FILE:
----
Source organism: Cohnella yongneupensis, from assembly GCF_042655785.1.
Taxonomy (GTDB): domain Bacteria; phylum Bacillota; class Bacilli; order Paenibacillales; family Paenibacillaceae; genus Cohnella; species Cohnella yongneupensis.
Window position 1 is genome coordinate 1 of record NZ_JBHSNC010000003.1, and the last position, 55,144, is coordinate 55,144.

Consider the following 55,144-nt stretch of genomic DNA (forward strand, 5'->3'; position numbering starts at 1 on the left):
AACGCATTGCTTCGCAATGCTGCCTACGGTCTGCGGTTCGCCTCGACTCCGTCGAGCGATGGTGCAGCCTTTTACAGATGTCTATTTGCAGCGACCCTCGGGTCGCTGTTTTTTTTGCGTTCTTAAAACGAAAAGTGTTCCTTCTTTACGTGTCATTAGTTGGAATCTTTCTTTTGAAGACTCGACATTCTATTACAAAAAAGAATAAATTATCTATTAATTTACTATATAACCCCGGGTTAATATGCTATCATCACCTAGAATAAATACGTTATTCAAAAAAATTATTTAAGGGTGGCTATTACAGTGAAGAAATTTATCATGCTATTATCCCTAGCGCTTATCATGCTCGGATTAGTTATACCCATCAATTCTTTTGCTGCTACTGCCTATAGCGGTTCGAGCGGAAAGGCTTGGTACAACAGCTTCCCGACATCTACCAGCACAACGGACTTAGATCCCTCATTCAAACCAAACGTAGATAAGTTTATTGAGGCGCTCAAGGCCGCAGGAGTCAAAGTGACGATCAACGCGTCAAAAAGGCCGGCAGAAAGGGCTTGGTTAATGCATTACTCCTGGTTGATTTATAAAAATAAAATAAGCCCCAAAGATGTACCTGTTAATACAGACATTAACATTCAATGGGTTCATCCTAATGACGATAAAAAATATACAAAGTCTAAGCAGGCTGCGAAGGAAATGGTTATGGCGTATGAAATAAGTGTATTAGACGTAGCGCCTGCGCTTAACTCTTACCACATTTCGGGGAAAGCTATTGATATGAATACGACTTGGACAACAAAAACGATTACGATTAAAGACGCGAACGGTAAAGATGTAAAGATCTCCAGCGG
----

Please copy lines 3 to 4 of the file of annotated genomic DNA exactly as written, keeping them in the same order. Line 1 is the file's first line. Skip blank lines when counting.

Window position 1 is genome coordinate 1 of record NZ_JBHSNC010000003.1, and the last position, 55,144, is coordinate 55,144.

Consider the following 55,144-nt stretch of genomic DNA (forward strand, 5'->3'; position numbering starts at 1 on the left):